Trying to get pregnant? Make sure you know the bottom line on baby-making—what you don't understand can affect your bub-to-be's health.
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You've finalized every detail of your birthing plan, from choosing which CDs will help you relax to deciding whether you want an epidural to ease your pain. But have you thought about how you'll cope after your baby is born? "New moms often are surprised by how long it takes to heal and feel like themselves again," says Judy Chang, M.D., an assistant professor of obstetrics and gynecology at the University of Pittsburgh Medical Center. "I know I was."
But knowledge is power: Knowing what to expect when you're no longer pregnant and how to rev up your recovery will help you through this vulnerable--but mercifully temporary!--time. And once you're feeling more like your old self, it may be time to look like her too. That's where our gentle, progressive workout to strengthen and flatten your abdominal muscles comes in. Here's our guide to handling some of the most common postpartum body shocks, and, as a bonus, our super-effective ab routine to begin when you're ready.
1. Vaginal Soreness
Why it happens During delivery, the birth canal stretches, then stretches some more. As the baby emerges, your peri-neum--the area between the vagina and the anus--may tear or be cut by the doctor (an episiotomy) to facilitate delivery.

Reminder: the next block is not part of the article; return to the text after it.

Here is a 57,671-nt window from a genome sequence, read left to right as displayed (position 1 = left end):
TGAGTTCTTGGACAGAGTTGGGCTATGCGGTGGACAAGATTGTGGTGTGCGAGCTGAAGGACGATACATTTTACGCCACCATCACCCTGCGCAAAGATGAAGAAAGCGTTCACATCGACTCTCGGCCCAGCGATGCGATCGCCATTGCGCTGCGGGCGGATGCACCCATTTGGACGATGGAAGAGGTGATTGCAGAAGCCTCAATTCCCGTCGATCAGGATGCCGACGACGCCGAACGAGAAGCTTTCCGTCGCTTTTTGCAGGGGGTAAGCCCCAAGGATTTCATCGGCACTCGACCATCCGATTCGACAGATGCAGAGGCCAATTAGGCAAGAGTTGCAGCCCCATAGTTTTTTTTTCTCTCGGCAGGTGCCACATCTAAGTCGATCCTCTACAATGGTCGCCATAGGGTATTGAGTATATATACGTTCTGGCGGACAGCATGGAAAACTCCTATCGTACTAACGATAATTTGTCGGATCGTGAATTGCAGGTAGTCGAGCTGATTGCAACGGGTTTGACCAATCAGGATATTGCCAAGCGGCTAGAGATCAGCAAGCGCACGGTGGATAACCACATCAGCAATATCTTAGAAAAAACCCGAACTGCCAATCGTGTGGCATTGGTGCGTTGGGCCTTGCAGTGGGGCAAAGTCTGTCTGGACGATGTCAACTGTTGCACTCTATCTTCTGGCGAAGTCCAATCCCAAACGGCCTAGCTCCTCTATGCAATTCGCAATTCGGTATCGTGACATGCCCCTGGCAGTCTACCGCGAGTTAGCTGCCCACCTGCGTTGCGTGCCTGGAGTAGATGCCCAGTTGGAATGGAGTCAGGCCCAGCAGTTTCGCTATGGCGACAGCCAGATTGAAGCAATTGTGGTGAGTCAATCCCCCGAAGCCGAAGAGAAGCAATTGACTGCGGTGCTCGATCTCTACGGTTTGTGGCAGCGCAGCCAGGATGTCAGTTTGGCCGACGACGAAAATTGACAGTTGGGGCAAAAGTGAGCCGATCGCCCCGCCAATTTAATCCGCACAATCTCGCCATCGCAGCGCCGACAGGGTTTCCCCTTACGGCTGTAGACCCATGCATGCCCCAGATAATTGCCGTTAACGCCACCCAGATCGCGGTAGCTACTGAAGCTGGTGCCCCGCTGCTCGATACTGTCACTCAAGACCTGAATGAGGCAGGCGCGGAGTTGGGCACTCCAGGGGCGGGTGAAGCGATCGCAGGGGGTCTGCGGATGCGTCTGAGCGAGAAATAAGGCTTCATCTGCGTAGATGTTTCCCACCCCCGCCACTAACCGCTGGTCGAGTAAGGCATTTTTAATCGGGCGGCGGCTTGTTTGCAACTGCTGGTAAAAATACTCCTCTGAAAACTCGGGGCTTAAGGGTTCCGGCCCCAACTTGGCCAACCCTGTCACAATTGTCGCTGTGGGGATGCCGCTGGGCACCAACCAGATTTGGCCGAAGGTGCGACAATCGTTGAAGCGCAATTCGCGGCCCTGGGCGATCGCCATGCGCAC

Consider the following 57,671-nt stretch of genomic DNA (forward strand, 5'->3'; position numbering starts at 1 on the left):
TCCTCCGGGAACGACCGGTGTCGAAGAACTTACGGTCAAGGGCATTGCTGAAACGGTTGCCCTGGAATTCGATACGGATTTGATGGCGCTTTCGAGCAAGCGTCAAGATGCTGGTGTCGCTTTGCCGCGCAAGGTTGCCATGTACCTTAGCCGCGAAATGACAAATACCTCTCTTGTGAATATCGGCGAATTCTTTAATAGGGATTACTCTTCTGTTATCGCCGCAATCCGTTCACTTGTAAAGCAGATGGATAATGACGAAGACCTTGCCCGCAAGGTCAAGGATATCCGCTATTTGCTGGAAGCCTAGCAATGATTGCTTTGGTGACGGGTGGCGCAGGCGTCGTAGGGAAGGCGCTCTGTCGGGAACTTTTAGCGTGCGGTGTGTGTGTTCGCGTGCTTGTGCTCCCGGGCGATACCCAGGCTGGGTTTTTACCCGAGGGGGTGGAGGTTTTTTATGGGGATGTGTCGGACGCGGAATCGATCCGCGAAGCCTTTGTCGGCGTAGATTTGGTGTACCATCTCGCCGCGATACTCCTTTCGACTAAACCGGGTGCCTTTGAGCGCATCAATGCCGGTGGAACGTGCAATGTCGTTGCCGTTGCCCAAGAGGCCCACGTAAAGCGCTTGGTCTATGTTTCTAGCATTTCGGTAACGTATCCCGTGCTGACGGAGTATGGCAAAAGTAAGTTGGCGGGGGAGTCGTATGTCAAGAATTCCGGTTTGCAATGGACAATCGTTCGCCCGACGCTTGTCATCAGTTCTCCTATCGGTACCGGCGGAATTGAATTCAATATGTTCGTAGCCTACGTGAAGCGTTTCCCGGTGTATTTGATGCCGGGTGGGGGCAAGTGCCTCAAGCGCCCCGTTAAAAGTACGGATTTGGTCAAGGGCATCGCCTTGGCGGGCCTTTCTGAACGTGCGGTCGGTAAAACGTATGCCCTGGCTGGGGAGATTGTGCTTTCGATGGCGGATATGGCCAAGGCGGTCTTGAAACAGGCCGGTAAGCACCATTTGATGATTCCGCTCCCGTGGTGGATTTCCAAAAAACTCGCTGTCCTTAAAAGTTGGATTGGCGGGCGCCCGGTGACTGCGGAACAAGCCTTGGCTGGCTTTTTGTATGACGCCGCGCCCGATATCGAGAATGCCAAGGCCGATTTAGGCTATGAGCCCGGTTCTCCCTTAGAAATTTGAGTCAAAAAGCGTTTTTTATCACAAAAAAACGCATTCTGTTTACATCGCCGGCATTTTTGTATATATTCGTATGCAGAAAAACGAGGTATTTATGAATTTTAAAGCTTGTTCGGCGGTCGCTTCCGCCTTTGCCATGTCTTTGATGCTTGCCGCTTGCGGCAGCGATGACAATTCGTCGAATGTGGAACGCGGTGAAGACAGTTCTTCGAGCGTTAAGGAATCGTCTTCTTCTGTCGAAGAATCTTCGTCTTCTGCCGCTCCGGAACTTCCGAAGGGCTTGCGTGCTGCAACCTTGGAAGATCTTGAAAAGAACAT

Feel-better advice Apply ice packs to reduce inflammation and swelling, says Amy Murtha, M.D., an assistant professor of obstetrics and gynecology at Duke University Hospital in Durham, N.C. Take a sitz bath (sit in a tub filled with a few inches of warm water) a few times a day, use refrigerated Tucks pads, and try anesthetic sprays containing a numbing agent such as benzocaine (often offered at the hospital and available at drugstores too). Taking pain relievers such as ibuprofen or acetaminophen also can ease discomfort. While urinating, squirt your perineum with warm water to lessen stinging. When sitting, using a "donut"--a round cushion with a hole in the middle--can take pressure off this sensitive area.
2. Vaginal Bleeding
Why it happens The uterine lining thickens enormously during pregnancy. After delivery, the lining is shed along with a bloody discharge, together known as lochia.
Feel-better advice Bleeding for several days to a few weeks is normal, explains Murtha, but it should stop by your six-week checkup. Wear pads, since tampons raise the risk of infection at this time. Consult your doctor if you are soaking a pad or more an hour; this may be a sign of postpartum hemorrhage. Also seek medical attention if the bleeding slows down a few weeks after delivery and then suddenly increases.